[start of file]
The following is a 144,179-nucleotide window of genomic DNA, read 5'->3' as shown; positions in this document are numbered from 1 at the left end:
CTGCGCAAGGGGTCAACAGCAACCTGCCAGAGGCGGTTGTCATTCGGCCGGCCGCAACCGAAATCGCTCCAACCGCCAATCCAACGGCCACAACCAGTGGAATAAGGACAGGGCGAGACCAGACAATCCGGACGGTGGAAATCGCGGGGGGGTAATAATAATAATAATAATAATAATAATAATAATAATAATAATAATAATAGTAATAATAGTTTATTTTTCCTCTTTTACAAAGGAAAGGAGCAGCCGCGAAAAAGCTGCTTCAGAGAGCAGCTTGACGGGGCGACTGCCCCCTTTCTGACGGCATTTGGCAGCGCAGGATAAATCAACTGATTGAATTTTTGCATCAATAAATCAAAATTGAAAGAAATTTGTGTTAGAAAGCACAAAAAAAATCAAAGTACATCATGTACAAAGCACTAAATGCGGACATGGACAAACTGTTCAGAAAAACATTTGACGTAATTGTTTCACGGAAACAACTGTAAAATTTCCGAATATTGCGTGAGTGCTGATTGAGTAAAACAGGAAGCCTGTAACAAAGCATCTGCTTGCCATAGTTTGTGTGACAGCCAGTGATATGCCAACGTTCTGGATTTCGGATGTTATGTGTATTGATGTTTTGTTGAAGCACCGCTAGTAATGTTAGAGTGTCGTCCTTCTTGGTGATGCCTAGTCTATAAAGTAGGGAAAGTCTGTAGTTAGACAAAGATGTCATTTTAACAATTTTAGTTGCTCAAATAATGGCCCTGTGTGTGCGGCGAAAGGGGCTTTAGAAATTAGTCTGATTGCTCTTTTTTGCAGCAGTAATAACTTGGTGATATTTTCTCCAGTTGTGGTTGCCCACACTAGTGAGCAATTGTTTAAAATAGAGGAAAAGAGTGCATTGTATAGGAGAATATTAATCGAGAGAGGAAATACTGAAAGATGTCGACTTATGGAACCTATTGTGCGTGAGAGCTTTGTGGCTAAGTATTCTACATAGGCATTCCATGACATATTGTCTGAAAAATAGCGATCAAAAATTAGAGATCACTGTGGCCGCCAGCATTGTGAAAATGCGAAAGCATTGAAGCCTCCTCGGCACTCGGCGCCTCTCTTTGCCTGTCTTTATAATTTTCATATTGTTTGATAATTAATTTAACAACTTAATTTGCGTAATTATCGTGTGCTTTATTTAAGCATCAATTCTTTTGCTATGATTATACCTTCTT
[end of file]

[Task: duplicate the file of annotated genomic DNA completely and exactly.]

The following is a 144,179-nucleotide window of genomic DNA, read 5'->3' as shown; positions in this document are numbered from 1 at the left end:
CTGCGCAAGGGGTCAACAGCAACCTGCCAGAGGCGGTTGTCATTCGGCCGGCCGCAACCGAAATCGCTCCAACCGCCAATCCAACGGCCACAACCAGTGGAATAAGGACAGGGCGAGACCAGACAATCCGGACGGTGGAAATCGCGGGGGGGTAATAATAATAATAATAATAATAATAATAATAATAATAATAATAATAATAGTAATAATAGTTTATTTTTCCTCTTTTACAAAGGAAAGGAGCAGCCGCGAAAAAGCTGCTTCAGAGAGCAGCTTGACGGGGCGACTGCCCCCTTTCTGACGGCATTTGGCAGCGCAGGATAAATCAACTGATTGAATTTTTGCATCAATAAATCAAAATTGAAAGAAATTTGTGTTAGAAAGCACAAAAAAAATCAAAGTACATCATGTACAAAGCACTAAATGCGGACATGGACAAACTGTTCAGAAAAACATTTGACGTAATTGTTTCACGGAAACAACTGTAAAATTTCCGAATATTGCGTGAGTGCTGATTGAGTAAAACAGGAAGCCTGTAACAAAGCATCTGCTTGCCATAGTTTGTGTGACAGCCAGTGATATGCCAACGTTCTGGATTTCGGATGTTATGTGTATTGATGTTTTGTTGAAGCACCGCTAGTAATGTTAGAGTGTCGTCCTTCTTGGTGATGCCTAGTCTATAAAGTAGGGAAAGTCTGTAGTTAGACAAAGATGTCATTTTAACAATTTTAGTTGCTCAAATAATGGCCCTGTGTGTGCGGCGAAAGGGGCTTTAGAAATTAGTCTGATTGCTCTTTTTTGCAGCAGTAATAACTTGGTGATATTTTCTCCAGTTGTGGTTGCCCACACTAGTGAGCAATTGTTTAAAATAGAGGAAAAGAGTGCATTGTATAGGAGAATATTAATCGAGAGAGGAAATACTGAAAGATGTCGACTTATGGAACCTATTGTGCGTGAGAGCTTTGTGGCTAAGTATTCTACATAGGCATTCCATGACATATTGTCTGAAAAATAGCGATCAAAAATTAGAGATCACTGTGGCCGCCAGCATTGTGAAAATGCGAAAGCATTGAAGCCTCCTCGGCACTCGGCGCCTCTCTTTGCCTGTCTTTATAATTTTCATATTGTTTGATAATTAATTTAACAACTTAATTTGCGTAATTATCGTGTGCTTTATTTAAGCATCAATTCTTTTGCTATGATTATACCTTCTT